Monday, August 19, 2013

Riding on the Diamond Belle - Part I

So after the slight distraction, it was time to get on the boat for the cruise.  I've been looking forward to this cruise for a while.  I figured that even if I didn't see any freighters, there would be some pretty good scenery from the boat.  It was a nice day to boot.
 We would be riding on the Diamond Belle which is operated by Diamond Jack cruises.  She started life as the Mackinac Islander and was operated as a Mackinac Island Ferry by the Arnold Line.  She was sold to a Chicago charter service in the 1980's and renamed the "Sir Richard".  She was bought by Diamond Jack and given her current name.
 She is mostly used as a charter boat by Diamond Jack.  She is still a pretty neat looking boat.
 The first deck is used as the catering and buffet area.  My company put out a pretty good spread and I was pleased.
 Just before we started to get underway.  This is sort of a shot of the pilothouse.
 This is a shot of the upper deck and this is where I spent most of the time.  Sadly, the event was not as well attended as I had hoped but it allowed me pretty much run of the boat.
 One of the first vessels I saw was the Spartan tug and barge.  I believe this barge is used to carry asphalt.
 The Detroit River Iron Works.  I'm not quite sure what they made here but based on the slip out in front, something tells me it had something to do with the shipbuilding industry.
 The cruise would sort of follow the path I took last year when I rode on the Diamond Queen.  Here is a shot of the MacArthur Bridge as we started to approach Belle Isle.  The breeze felt good and it wasn't too hot.
 A shot of our radar.  Now, you may ask why there is a Canadian Flag on the front of the ship.  Typically, a ship will fly a courtesy flag from the front, especially if it is riding along in their waters.  The flag you see on the rear is typically the country of registration.  In this case, the Stars and Stripes was flying from the stern.
 This building serves as a headquarters for the United Auto Workers Union.
 A nice shot of the Renaissance Center and Parke-Davis Complex.
 This building used to serve as the Lighthouse Depot.  It was from here that lighthouses were designed and supplies were stored for their maintenance.
 Now it serves as a Coast Guard facility.  Here is a shot of the Coast Guard tug/icebreaker/whatever else Bristol Bay.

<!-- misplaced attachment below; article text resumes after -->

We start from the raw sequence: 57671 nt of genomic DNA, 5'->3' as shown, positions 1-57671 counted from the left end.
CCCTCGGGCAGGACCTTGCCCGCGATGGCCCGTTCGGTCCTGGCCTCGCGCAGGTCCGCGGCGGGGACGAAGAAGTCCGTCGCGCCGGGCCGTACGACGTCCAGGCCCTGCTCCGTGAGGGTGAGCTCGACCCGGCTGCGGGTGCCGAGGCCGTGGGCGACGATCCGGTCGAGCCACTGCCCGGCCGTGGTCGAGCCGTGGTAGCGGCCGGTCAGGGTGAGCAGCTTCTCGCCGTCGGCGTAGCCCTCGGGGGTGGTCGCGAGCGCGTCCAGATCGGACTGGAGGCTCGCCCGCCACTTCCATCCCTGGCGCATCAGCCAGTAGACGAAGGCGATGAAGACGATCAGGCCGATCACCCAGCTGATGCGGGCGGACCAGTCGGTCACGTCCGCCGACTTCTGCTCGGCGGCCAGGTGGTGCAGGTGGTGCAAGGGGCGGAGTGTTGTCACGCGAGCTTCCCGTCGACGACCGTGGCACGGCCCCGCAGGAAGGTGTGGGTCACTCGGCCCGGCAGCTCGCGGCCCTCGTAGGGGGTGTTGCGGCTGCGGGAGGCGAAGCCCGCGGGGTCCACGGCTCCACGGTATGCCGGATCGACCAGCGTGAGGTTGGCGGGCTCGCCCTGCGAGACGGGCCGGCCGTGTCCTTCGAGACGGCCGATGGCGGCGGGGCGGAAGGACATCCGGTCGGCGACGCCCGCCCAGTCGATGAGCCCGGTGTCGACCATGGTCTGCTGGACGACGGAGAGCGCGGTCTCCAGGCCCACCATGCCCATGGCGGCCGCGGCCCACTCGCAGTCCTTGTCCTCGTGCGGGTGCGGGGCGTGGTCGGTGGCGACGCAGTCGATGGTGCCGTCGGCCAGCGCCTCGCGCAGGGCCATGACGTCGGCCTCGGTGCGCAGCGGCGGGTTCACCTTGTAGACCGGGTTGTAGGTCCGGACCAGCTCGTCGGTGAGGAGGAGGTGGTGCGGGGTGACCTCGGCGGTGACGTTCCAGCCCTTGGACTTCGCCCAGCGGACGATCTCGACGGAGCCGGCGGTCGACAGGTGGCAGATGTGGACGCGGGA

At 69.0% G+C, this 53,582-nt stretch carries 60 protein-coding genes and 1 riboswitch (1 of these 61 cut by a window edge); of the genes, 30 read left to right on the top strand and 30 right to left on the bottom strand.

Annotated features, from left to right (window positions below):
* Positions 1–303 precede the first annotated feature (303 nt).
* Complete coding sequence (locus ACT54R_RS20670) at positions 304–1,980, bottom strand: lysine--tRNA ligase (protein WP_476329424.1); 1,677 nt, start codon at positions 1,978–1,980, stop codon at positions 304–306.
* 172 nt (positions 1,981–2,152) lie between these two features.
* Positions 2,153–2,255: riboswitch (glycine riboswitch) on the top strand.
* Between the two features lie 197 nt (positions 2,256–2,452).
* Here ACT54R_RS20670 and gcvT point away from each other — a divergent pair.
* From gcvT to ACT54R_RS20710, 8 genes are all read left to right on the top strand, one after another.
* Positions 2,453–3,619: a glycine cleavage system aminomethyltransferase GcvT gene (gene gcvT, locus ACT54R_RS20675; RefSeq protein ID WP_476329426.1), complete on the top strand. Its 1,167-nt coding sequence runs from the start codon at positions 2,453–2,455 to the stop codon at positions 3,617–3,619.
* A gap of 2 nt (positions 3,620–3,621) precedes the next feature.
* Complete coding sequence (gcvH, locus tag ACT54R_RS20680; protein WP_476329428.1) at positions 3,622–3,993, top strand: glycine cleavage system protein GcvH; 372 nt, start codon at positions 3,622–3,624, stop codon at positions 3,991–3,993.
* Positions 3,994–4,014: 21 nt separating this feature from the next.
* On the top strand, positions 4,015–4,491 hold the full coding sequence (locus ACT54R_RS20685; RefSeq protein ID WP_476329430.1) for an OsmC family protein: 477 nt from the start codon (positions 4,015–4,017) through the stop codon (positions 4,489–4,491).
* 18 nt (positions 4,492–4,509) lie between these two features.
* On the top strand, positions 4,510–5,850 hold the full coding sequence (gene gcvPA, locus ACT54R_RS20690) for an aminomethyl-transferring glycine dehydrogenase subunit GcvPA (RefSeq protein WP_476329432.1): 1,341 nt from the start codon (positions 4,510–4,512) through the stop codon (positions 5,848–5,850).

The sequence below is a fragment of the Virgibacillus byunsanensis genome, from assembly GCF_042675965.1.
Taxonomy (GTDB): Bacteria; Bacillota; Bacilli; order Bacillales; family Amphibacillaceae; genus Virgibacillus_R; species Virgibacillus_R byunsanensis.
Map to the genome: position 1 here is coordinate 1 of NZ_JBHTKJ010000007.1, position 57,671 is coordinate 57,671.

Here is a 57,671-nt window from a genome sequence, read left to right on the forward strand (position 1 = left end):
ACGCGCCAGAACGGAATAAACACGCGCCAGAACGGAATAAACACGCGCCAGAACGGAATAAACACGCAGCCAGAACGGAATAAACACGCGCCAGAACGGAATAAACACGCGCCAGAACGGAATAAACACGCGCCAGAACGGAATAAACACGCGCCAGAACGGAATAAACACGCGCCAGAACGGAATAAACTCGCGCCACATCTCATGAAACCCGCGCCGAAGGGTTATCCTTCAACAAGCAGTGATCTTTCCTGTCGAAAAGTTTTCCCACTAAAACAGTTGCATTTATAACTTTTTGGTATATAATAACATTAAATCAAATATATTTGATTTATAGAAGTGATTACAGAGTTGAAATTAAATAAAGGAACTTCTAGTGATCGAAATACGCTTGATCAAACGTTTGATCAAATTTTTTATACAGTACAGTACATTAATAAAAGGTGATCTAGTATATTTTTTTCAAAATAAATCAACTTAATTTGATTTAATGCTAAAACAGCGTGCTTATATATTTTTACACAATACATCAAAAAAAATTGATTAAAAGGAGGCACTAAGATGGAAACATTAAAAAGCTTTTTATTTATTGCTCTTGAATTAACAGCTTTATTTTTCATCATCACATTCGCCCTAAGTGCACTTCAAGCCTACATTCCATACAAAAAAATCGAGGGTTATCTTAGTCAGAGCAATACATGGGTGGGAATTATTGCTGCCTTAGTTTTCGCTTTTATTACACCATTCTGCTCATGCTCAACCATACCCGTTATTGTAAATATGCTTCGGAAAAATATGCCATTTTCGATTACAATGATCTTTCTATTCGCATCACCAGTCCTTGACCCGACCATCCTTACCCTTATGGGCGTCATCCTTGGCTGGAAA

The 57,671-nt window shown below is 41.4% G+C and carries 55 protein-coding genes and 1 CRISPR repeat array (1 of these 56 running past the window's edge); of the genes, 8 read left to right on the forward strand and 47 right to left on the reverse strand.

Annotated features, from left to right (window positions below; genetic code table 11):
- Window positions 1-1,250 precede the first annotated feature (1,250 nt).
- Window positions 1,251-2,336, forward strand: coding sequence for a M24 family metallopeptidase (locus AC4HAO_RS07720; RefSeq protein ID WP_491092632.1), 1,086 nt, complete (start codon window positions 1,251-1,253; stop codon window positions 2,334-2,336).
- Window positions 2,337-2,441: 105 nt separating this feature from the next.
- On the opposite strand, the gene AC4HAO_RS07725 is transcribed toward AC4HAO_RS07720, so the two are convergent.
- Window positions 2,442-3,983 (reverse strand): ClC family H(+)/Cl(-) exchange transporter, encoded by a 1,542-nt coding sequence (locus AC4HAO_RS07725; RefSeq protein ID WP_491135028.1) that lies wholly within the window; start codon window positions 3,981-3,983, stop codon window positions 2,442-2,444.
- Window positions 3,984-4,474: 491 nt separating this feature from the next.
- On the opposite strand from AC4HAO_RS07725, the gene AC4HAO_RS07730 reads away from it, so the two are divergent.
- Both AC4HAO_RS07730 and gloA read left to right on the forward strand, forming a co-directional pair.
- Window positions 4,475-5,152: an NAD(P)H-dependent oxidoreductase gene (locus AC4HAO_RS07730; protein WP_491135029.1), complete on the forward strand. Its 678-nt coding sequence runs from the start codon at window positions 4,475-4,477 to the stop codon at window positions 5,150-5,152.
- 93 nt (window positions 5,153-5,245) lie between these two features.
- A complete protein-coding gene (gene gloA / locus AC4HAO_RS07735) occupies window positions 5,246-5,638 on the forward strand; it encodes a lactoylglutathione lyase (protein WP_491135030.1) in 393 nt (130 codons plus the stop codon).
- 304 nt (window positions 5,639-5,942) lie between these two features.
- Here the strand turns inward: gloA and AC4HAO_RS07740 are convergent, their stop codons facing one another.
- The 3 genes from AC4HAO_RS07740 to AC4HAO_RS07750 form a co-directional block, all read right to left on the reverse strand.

One of the nice things about taking a cruise like this is that I get an angle of things that I don't normally get.  In this case, I got a nice picture of the MacArthur Bridge.
 As you may recall, the MacArthur Bridge connects the mainland to Belle Isle.
 Looking down the Bridge.
 A couple of the passngers look over the railing.  I don't recall any of them saying, "I'm flying" though.
 Looking almost straight down.
 Coming out the other side.
 A shot of the Detroit Boat Club.  I may have heard some rumors that there is a group in the process of repairing it.  Even though the Boat Club is not using this building, I believe they are still one of the oldest in the country.
 I'm not sure what building this is.
 One of the more common sights on the river.
 The Whittier.  Originally this was constructed as an apartment hotel in 1927.  This was an apartment that had the services of a hotel.  During Prohibition, the hotel would serve the Purple Gang.  Many other famous people would pass through its doors.
 The building was occupied until 2001.  Recent plans have been to convert it to a senior high rise.
 Another view of the skyline.
 Another building that I'm not sure about.
 The view of the Manoogian Mansion from the Detroit River.  This is the mayoral residence.
 The Detroit Yacht Club.
 Another view of the Detroit skyline.
 A shot of the docks in front of the Yacht Club
 I'm not sure what this building is, but I think it is part of the water works.
 As is this building.  I'm pretty sure this building may have been designed by Albert Kahn.
One more shot of the Detroit skyline.

Continued in Part II.....

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